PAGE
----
Wellbeing Survey Results

Wellbeing Survey

From the first positive case of COVID19 confirmed in Scotland on 1st March 2020, the subsequent lockdown on 20th March and the 25 weeks that have followed, Cancer Support Scotland have been determined and absolutely focused on continuing to support the mental health and wellbeing of anyone affected by cancer across Scotland.  They recognised immediately that they could not simply close their services and press pause on the people they support who were vulnerable and isolated.

In late August Cancer Support Scotland undertook a survey to further understand the mounting impact COVID19 has had on the mental health and wellbeing of those affected by cancer across Scotland and the responses made for insightful and alarming reading.

Cancer Support Scotland, CEO, Rob Murray comments We responded swiftly from the very beginning, providing continued mental wellbeing support even in the early stages and adapting to the new needs of people living with cancer in Scotland. The next logical step was to really understand the wider impact COVID19 has had on mental wellbeing. We received responses from those living in three quarters of the local authorities across Scotland giving us a real indication of how those affected by cancer are feeling – one of the more startling results is that 57% of respondents who had planned surgery have not had those appointments rearranged.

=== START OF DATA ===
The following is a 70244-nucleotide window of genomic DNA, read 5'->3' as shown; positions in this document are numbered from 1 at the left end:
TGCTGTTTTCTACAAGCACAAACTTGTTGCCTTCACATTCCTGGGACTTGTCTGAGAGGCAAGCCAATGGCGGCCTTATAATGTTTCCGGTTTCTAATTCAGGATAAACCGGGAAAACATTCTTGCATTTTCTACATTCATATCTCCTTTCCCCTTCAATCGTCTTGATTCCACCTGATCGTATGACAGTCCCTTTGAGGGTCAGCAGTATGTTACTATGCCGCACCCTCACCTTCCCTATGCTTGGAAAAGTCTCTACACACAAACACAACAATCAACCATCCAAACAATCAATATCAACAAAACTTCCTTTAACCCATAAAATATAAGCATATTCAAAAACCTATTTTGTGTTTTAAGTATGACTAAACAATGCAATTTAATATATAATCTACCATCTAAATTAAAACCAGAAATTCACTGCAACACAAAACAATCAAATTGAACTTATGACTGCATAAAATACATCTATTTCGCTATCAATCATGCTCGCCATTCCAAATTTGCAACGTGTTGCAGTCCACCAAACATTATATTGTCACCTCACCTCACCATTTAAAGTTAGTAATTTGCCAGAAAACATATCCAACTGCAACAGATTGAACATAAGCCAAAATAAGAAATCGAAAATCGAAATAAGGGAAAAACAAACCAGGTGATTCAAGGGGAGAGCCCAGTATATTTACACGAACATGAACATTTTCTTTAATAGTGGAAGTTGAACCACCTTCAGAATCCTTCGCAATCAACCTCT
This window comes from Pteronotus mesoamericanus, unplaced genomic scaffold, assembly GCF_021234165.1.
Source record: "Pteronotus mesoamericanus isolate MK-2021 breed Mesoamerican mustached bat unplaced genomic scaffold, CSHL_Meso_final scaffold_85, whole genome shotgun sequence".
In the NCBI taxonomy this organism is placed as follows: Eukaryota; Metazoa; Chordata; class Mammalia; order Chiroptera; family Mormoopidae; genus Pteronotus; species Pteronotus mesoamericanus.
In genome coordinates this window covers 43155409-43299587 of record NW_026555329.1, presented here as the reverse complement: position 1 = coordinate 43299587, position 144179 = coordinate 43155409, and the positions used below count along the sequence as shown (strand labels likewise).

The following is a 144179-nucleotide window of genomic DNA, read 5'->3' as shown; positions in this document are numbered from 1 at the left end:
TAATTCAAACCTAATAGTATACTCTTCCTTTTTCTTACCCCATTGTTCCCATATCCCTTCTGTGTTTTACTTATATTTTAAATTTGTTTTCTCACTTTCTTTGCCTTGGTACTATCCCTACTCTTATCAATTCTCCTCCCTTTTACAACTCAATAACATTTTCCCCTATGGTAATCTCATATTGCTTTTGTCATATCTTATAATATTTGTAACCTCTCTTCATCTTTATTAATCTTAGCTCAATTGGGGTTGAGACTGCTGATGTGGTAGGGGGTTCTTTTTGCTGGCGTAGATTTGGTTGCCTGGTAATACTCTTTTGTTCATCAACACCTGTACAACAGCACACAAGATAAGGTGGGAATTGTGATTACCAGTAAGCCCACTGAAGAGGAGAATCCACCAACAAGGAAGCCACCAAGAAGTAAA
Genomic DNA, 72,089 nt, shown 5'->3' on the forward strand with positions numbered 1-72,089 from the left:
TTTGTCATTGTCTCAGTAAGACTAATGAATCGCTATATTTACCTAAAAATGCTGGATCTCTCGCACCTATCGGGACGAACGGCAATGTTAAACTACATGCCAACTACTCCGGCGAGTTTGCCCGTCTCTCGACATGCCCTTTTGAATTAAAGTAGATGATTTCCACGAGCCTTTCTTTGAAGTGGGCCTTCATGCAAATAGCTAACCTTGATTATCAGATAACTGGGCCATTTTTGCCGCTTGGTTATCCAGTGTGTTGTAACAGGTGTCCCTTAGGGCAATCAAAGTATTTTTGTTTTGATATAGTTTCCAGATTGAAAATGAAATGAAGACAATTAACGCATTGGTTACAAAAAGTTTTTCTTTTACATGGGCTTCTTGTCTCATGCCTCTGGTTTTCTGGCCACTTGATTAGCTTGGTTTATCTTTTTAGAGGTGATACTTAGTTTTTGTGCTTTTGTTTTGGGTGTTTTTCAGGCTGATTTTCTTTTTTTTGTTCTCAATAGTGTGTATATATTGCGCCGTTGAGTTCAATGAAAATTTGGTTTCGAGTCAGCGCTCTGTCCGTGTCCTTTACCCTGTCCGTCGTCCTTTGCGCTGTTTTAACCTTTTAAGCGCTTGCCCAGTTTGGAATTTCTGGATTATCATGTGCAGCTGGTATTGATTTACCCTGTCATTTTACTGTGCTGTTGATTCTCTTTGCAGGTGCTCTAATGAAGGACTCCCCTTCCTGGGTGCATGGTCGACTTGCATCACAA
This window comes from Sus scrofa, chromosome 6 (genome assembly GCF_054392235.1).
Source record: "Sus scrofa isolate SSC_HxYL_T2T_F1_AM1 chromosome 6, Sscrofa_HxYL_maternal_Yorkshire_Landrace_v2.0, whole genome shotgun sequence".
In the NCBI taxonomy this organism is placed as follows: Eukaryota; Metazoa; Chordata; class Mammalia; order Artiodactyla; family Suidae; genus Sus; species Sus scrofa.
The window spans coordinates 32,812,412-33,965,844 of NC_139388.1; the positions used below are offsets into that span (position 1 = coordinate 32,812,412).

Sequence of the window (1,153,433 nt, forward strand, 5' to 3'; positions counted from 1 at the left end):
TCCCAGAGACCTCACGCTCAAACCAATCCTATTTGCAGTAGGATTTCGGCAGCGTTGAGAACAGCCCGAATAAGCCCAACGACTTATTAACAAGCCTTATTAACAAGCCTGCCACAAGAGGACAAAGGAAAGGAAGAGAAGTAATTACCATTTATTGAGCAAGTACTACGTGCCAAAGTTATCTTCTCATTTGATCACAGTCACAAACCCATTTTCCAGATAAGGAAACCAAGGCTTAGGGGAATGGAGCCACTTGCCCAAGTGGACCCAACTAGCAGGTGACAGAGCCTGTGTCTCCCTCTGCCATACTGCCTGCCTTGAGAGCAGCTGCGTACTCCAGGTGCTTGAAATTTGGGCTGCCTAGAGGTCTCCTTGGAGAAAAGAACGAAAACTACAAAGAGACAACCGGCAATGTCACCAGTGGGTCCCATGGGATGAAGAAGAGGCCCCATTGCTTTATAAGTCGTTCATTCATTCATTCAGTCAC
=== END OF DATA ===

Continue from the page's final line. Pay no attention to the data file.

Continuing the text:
We understand the challenges a global pandemic can bring however cancer does not wait, if anything delays in service only increase anxieties and can have a negative impact on both physical and mental health.  

We have shared our findings with the Scottish Government in a bid to encourage them to ensure Mental Health and Wellbeing is a major focus for the upcoming Cancer Recovery plan announced by the Cabinet Secretary for Health & Sport. Scotland made a pledge for parity between mental and physical health – the truth is for those with cancer this has not been the case and the third sector is supporting those with a cancer diagnosis and their family members on a shoestring.

Whilst these maybe statistics, for us at Cancer Support Scotland they are real people. Over the past six months demand for services such as ours across Scotland has increased.”

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